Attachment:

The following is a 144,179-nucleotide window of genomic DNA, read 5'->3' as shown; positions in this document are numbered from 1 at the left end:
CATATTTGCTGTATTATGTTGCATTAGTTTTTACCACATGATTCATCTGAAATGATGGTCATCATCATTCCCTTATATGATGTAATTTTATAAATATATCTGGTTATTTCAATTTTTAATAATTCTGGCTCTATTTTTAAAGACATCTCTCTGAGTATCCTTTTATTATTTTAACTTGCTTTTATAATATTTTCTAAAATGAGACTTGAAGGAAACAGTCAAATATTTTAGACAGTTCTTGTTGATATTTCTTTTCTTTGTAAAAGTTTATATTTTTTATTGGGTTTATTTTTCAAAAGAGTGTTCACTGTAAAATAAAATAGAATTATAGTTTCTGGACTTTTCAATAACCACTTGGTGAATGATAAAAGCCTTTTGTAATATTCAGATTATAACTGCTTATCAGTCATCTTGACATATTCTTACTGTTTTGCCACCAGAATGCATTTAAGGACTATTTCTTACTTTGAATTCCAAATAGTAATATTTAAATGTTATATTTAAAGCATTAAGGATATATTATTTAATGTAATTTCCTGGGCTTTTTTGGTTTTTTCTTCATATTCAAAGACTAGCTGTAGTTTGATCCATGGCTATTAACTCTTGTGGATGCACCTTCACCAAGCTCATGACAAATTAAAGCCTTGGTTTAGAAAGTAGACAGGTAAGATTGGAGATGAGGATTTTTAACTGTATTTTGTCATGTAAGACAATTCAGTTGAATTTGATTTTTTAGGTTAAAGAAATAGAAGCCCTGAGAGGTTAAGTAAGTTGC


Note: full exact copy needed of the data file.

The following is a 144,179-nucleotide window of genomic DNA, read 5'->3' as shown; positions in this document are numbered from 1 at the left end:
CATATTTGCTGTATTATGTTGCATTAGTTTTTACCACATGATTCATCTGAAATGATGGTCATCATCATTCCCTTATATGATGTAATTTTATAAATATATCTGGTTATTTCAATTTTTAATAATTCTGGCTCTATTTTTAAAGACATCTCTCTGAGTATCCTTTTATTATTTTAACTTGCTTTTATAATATTTTCTAAAATGAGACTTGAAGGAAACAGTCAAATATTTTAGACAGTTCTTGTTGATATTTCTTTTCTTTGTAAAAGTTTATATTTTTTATTGGGTTTATTTTTCAAAAGAGTGTTCACTGTAAAATAAAATAGAATTATAGTTTCTGGACTTTTCAATAACCACTTGGTGAATGATAAAAGCCTTTTGTAATATTCAGATTATAACTGCTTATCAGTCATCTTGACATATTCTTACTGTTTTGCCACCAGAATGCATTTAAGGACTATTTCTTACTTTGAATTCCAAATAGTAATATTTAAATGTTATATTTAAAGCATTAAGGATATATTATTTAATGTAATTTCCTGGGCTTTTTTGGTTTTTTCTTCATATTCAAAGACTAGCTGTAGTTTGATCCATGGCTATTAACTCTTGTGGATGCACCTTCACCAAGCTCATGACAAATTAAAGCCTTGGTTTAGAAAGTAGACAGGTAAGATTGGAGATGAGGATTTTTAACTGTATTTTGTCATGTAAGACAATTCAGTTGAATTTGATTTTTTAGGTTAAAGAAATAGAAGCCCTGAGAGGTTAAGTAAGTTGC